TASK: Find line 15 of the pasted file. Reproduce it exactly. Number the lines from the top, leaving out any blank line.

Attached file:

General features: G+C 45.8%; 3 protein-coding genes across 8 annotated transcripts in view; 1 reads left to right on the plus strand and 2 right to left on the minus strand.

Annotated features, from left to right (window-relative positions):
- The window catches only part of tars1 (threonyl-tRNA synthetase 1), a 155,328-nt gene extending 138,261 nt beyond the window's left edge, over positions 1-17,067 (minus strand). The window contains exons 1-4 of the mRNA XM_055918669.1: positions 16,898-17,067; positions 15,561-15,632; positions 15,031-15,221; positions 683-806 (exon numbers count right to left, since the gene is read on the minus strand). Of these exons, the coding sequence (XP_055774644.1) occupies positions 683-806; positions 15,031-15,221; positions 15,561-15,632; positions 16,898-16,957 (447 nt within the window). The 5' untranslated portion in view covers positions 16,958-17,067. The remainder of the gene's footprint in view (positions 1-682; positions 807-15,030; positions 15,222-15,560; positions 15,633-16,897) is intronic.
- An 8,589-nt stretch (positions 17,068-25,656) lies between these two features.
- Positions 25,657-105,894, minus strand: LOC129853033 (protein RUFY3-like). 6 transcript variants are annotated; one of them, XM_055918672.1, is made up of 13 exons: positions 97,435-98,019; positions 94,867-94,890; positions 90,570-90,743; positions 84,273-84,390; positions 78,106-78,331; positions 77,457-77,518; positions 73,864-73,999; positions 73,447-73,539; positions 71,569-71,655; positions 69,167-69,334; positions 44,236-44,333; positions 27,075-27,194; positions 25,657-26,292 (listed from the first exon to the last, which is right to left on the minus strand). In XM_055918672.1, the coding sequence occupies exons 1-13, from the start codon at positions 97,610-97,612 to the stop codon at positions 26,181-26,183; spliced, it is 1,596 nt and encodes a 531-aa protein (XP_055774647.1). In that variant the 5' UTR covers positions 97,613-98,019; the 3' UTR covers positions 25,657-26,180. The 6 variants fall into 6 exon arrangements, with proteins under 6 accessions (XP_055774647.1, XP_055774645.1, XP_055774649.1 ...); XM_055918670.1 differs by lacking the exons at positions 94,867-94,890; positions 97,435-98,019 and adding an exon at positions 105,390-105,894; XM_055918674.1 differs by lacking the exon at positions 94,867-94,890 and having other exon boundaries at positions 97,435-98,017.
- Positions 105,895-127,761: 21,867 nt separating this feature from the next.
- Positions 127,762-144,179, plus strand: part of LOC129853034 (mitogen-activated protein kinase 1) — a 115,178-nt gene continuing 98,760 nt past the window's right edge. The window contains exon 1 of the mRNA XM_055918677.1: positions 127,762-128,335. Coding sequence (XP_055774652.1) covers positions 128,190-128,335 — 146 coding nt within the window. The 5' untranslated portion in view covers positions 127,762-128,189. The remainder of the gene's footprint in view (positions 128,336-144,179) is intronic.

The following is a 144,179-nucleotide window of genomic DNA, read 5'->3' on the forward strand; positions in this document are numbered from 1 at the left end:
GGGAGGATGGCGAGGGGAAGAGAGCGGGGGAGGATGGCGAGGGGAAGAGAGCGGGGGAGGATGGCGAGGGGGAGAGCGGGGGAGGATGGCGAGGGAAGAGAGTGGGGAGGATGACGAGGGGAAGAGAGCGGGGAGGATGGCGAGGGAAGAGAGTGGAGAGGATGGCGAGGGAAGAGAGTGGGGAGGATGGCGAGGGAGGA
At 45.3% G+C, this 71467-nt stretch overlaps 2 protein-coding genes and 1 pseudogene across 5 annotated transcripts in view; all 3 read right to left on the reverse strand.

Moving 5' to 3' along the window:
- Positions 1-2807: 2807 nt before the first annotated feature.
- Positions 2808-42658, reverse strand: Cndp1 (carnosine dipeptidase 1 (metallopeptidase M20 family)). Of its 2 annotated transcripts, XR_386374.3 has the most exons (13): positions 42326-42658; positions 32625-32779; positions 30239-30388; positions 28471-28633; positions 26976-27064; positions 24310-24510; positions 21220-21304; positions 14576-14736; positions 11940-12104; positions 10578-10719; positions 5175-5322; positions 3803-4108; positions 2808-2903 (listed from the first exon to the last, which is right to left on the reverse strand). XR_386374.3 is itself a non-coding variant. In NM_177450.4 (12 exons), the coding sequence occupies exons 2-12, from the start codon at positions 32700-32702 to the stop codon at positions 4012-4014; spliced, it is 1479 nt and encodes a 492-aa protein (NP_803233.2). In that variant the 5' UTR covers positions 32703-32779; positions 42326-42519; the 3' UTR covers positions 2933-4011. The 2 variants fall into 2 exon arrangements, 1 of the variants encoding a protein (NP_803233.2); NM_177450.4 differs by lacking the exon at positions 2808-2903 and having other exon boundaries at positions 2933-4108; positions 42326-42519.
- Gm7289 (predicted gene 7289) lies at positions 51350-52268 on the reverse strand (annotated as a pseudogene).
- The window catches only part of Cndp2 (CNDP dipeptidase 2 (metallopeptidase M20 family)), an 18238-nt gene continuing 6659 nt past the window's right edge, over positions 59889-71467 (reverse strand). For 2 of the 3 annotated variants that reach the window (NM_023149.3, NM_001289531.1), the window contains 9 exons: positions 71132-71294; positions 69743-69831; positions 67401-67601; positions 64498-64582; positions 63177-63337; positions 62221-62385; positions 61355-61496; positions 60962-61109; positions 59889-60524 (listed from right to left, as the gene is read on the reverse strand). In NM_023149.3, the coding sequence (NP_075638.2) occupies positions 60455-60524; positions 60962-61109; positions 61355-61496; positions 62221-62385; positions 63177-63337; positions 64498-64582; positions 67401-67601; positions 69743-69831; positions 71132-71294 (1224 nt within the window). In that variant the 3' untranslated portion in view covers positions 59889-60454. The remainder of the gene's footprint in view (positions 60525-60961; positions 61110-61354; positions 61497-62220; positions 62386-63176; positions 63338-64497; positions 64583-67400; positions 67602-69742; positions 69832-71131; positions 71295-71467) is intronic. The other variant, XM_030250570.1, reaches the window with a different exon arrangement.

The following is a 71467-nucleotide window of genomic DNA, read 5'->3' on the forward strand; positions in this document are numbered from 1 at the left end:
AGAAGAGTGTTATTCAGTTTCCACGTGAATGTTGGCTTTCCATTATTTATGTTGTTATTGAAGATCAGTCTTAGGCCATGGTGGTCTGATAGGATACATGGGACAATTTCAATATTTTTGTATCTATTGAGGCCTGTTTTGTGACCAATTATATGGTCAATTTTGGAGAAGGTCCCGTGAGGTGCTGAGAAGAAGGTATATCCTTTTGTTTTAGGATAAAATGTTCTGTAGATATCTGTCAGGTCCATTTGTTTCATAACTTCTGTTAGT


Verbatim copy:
- The window catches only part of Cndp2 (CNDP dipeptidase 2 (metallopeptidase M20 family)), an 18238-nt gene continuing 6659 nt past the window's right edge, over positions 59889-71467 (reverse strand). For 2 of the 3 annotated variants that reach the window (NM_023149.3, NM_001289531.1), the window contains 9 exons: positions 71132-71294; positions 69743-69831; positions 67401-67601; positions 64498-64582; positions 63177-63337; positions 62221-62385; positions 61355-61496; positions 60962-61109; positions 59889-60524 (listed from right to left, as the gene is read on the reverse strand). In NM_023149.3, the coding sequence (NP_075638.2) occupies positions 60455-60524; positions 60962-61109; positions 61355-61496; positions 62221-62385; positions 63177-63337; positions 64498-64582; positions 67401-67601; positions 69743-69831; positions 71132-71294 (1224 nt within the window). In that variant the 3' untranslated portion in view covers positions 59889-60454. The remainder of the gene's footprint in view (positions 60525-60961; positions 61110-61354; positions 61497-62220; positions 62386-63176; positions 63338-64497; positions 64583-67400; positions 67602-69742; positions 69832-71131; positions 71295-71467) is intronic. The other variant, XM_030250570.1, reaches the window with a different exon arrangement.